CoreHub came about as a result of my being assigned to research the Pipes library for a work project. Said project intended to use Flex modules and PureMVC MultiCore. Pipes is a utility library created by the author of PureMVC to enable communication between modules after they are loaded. It does so by using the so-called pipes and filters design pattern, a complicated plumbing metaphor for message relaying involving a great many objects and quite a bit of boilerplate. The purpose of all of this, supposedly, was to maintain encapsulation among the various modules, to make absolutely certain their code remained independent of one another.
Eventually, though, I realized that even Pipes depends on breaking encapsulation at certain points through shared static namespaces — otherwise, the various joiner classes don’t know how to connect to one another. At that point, I wondered why one should even bother with all the extra classes and overhead. As long as we’re breaking the encapsulation principle in a limited way, why not just use a Singleton and make sure that it’s the only point where the modules share code?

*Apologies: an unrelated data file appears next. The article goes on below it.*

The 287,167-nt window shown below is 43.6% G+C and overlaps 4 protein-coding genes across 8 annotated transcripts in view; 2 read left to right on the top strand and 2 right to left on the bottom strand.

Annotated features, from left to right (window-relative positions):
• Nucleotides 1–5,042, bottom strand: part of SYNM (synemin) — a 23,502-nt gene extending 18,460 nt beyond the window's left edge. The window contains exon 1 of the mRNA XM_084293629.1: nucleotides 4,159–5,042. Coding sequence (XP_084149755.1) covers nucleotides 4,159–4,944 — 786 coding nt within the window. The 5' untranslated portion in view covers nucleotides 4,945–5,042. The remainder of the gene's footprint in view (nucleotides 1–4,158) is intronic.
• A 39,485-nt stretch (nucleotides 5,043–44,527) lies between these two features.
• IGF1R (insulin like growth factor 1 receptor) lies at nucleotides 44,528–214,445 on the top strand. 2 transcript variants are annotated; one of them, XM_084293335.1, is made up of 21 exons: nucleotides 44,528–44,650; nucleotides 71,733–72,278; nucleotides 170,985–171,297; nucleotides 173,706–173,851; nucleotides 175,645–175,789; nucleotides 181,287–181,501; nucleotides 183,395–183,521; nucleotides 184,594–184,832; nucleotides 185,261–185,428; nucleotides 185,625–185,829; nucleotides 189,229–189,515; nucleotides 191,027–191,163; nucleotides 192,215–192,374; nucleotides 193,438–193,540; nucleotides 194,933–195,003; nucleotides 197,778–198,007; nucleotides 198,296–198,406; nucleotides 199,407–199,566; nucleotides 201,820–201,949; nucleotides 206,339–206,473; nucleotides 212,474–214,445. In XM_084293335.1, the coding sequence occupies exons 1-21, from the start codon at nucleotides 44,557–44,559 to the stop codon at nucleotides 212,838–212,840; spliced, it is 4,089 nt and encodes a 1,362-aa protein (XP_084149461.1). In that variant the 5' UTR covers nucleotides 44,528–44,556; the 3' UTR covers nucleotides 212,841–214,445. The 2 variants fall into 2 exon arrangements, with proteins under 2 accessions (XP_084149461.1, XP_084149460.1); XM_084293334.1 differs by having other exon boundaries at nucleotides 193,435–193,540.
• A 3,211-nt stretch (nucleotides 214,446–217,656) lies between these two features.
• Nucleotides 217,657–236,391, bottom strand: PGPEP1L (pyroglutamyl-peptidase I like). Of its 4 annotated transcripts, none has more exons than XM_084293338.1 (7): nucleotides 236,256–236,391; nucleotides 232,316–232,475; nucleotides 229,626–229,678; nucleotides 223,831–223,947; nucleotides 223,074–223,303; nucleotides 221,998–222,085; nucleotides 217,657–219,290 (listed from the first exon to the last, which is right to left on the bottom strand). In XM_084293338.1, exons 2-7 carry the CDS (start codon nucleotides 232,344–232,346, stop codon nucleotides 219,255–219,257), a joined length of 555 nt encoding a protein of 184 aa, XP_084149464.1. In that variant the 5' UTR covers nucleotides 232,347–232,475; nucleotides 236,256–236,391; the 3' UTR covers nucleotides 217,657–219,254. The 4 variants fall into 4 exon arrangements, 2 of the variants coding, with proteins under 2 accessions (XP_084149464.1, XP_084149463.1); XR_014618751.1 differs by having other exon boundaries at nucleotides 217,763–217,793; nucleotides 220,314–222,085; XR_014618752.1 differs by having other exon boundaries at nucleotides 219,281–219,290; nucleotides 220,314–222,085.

So I did. Using what I’d learned from PureMVC, I created a library where one Singleton is used as a central communication hub for all the different modules. Following Pipes’ example, I also built in support for basic message queues and message prioritization.
Simple? Yes. Could anyone who understood enough about PureMVC have easily done the same on their own? Absolutely. Did I do it anyway? Yeah, mostly just as a way to experiment with writing my own libraries and releasing them on GitHub.
In the end, of course, one might just as easily use SWFBridgeEvents or something similar to communicate between modules. That’s what we wound up doing on the work project I mentioned. All the same, at least I learned from the process of putting all of this together.